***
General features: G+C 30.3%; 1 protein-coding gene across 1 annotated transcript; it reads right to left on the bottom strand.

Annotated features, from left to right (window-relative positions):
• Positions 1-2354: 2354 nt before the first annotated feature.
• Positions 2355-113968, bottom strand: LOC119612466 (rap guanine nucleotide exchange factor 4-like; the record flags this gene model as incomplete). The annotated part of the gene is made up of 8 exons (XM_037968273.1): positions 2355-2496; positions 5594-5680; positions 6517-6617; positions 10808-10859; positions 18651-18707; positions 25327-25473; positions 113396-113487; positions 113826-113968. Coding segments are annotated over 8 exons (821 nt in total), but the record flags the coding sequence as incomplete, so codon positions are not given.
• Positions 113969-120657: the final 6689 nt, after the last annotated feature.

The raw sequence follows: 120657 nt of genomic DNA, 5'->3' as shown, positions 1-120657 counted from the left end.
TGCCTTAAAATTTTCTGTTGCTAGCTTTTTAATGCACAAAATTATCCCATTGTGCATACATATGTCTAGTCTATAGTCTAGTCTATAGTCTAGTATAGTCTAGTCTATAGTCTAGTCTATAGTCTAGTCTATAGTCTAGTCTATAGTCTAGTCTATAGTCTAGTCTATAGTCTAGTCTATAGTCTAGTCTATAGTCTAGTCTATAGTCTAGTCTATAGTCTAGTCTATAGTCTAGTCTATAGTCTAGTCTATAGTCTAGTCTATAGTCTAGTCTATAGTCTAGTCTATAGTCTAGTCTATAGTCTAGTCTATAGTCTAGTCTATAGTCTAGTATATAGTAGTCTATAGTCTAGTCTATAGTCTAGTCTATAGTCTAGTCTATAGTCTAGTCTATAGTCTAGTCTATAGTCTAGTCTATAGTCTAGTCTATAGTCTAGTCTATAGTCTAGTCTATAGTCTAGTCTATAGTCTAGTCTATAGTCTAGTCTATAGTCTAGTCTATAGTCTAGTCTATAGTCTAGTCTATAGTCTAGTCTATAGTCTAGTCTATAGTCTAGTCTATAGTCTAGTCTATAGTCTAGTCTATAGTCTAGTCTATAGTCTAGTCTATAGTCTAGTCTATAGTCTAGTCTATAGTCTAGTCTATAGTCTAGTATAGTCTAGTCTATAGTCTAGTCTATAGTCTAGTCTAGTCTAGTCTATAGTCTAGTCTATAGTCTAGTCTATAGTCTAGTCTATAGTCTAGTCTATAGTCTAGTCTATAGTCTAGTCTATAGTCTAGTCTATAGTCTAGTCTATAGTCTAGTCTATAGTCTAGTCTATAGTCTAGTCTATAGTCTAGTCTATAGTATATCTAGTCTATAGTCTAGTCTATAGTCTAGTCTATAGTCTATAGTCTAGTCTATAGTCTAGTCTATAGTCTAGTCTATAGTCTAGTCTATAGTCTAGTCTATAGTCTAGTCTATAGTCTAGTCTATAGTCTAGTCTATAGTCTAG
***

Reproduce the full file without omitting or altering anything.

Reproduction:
General features: G+C 30.3%; 1 protein-coding gene across 1 annotated transcript; it reads right to left on the bottom strand.

Annotated features, from left to right (window-relative positions):
• Positions 1-2354: 2354 nt before the first annotated feature.
• Positions 2355-113968, bottom strand: LOC119612466 (rap guanine nucleotide exchange factor 4-like; the record flags this gene model as incomplete). The annotated part of the gene is made up of 8 exons (XM_037968273.1): positions 2355-2496; positions 5594-5680; positions 6517-6617; positions 10808-10859; positions 18651-18707; positions 25327-25473; positions 113396-113487; positions 113826-113968. Coding segments are annotated over 8 exons (821 nt in total), but the record flags the coding sequence as incomplete, so codon positions are not given.
• Positions 113969-120657: the final 6689 nt, after the last annotated feature.

The raw sequence follows: 120657 nt of genomic DNA, 5'->3' as shown, positions 1-120657 counted from the left end.
TGCCTTAAAATTTTCTGTTGCTAGCTTTTTAATGCACAAAATTATCCCATTGTGCATACATATGTCTAGTCTATAGTCTAGTCTATAGTCTAGTATAGTCTAGTCTATAGTCTAGTCTATAGTCTAGTCTATAGTCTAGTCTATAGTCTAGTCTATAGTCTAGTCTATAGTCTAGTCTATAGTCTAGTCTATAGTCTAGTCTATAGTCTAGTCTATAGTCTAGTCTATAGTCTAGTCTATAGTCTAGTCTATAGTCTAGTCTATAGTCTAGTCTATAGTCTAGTCTATAGTCTAGTCTATAGTCTAGTCTATAGTCTAGTCTATAGTCTAGTATATAGTAGTCTATAGTCTAGTCTATAGTCTAGTCTATAGTCTAGTCTATAGTCTAGTCTATAGTCTAGTCTATAGTCTAGTCTATAGTCTAGTCTATAGTCTAGTCTATAGTCTAGTCTATAGTCTAGTCTATAGTCTAGTCTATAGTCTAGTCTATAGTCTAGTCTATAGTCTAGTCTATAGTCTAGTCTATAGTCTAGTCTATAGTCTAGTCTATAGTCTAGTCTATAGTCTAGTCTATAGTCTAGTCTATAGTCTAGTCTATAGTCTAGTCTATAGTCTAGTCTATAGTCTAGTCTATAGTCTAGTCTATAGTCTAGTATAGTCTAGTCTATAGTCTAGTCTATAGTCTAGTCTAGTCTAGTCTATAGTCTAGTCTATAGTCTAGTCTATAGTCTAGTCTATAGTCTAGTCTATAGTCTAGTCTATAGTCTAGTCTATAGTCTAGTCTATAGTCTAGTCTATAGTCTAGTCTATAGTCTAGTCTATAGTCTAGTCTATAGTCTAGTCTATAGTATATCTAGTCTATAGTCTAGTCTATAGTCTAGTCTATAGTCTATAGTCTAGTCTATAGTCTAGTCTATAGTCTAGTCTATAGTCTAGTCTATAGTCTAGTCTATAGTCTAGTCTATAGTCTAGTCTATAGTCTAGTCTATAGTCTAG